Prime Minister Justin Trudeau's Liberals used government funds to pay $100,000 to the firm of Facebook data whistleblower Christopher Wylie, a party official said on Wednesday.
"In early 2016, Mr. Wylie's company Eunoia Technologies ran a pilot project for the Liberal Caucus Research Bureau," said Melissa Cotton, director of the party's research bureau in a statement sent to media outlets. "The total fees for services was $100,000 and was done in accordance with the House of Commons procurement rules."
Cotton's statement was issued in response to a report by The Canadian Press, which revealed that the party had issued the contract.
Wylie has been in the news this week after admitting to helping political parties score electoral wins by exploiting the private information of millions of Facebook users.
He alleged in an interview with the Guardian in London that a voter-profiling company improperly harvested Facebook data from some 50 million users in order to help seal victory for the Trump campaign. It was also associated previously with the U.K.'s Brexit referendum, but the existence of a European partnership was later denied by both the "Leave" campaign as well as the company.
Wylie has also insisted in interviews that he not only played a pivotal role in developing the data-mining technique, he also helped establish Cambridge Analytica, the firm at the heart of the controversy that was first revealed by The Guardian newspaper and the New York Times.
Cotton said that Wylie's firm didn't have "access to any data" from the party's research bureau. She also said that there were four tasks assigned to Wylie as part of the contract:
- Design and organize several national samples of Canadians to explore responses to Government policy priorities and other issues of national importance.
- Recruit constituents to identify a range of local or regional issues not covered in the general national polling exercises.
- Assist the Liberal Research Bureau in setting up and infrastructure to monitor the performance of the Liberal Members of Parliament in communicating with their constituents.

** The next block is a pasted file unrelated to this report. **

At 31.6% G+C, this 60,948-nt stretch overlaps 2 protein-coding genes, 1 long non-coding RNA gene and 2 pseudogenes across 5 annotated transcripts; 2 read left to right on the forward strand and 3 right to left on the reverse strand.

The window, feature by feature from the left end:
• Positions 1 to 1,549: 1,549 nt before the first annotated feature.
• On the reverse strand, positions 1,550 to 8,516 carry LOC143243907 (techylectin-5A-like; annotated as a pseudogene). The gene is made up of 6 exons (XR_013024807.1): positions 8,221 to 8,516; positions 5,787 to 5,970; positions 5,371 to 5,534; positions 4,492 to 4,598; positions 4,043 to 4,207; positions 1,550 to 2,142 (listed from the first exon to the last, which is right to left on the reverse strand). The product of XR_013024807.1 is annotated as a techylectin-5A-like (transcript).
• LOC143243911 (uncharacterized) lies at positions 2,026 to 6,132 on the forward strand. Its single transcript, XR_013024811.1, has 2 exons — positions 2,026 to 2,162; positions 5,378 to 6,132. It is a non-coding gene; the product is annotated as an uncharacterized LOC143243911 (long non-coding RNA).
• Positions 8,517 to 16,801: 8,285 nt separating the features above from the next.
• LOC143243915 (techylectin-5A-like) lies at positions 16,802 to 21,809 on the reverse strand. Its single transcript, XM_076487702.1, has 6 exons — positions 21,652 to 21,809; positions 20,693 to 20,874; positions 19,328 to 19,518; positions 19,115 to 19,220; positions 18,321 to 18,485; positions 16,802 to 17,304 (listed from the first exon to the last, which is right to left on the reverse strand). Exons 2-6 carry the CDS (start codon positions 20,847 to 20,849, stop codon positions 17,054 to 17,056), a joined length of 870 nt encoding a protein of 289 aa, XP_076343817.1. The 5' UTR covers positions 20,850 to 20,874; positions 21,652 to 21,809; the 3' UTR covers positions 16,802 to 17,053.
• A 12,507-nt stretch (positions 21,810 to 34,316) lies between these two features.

- Assist the Liberal Research Bureau in acquiring and setting up social media monitoring tools.
Another Liberal parliamentary source, who spoke to The Canadian Press on condition of anonymity in order to discuss details of a private meeting, said that Wylie had pitched his services to the Liberals in January 2016, months before U.S. President Donald Trump's win.
Even before the meeting, Wylie, who was from British Columbia, had experience working at the highest levels of the party.
From 2007 to 2009, he worked in the office of the Liberal leader, when the party was helmed by Stéphane Dion and Michael Ignatieff. He was also a member of the party’s youth commission.
Following the meeting, the Liberals signed a contract with Wylie in 2016 and he launched a pilot project, the source confirmed. The source would not provide further details on the nature of the contract or its duration, saying only that Wylie’s services were focused on “information management.”
After seeing what Wylie had to offer, the party chose not to proceed further with the project, said the source, who added that it’s not uncommon for political parties to try out the services of contractors for brief periods of time.
The contract was awarded in accordance with all the procurement rules, and at no time did Wylie have access to anyone's personal data, the source added.
However, Liberal party spokesman Braeden Caley said in an email that the party did not contract Wylie to do any work after staffers met with him in January 2016.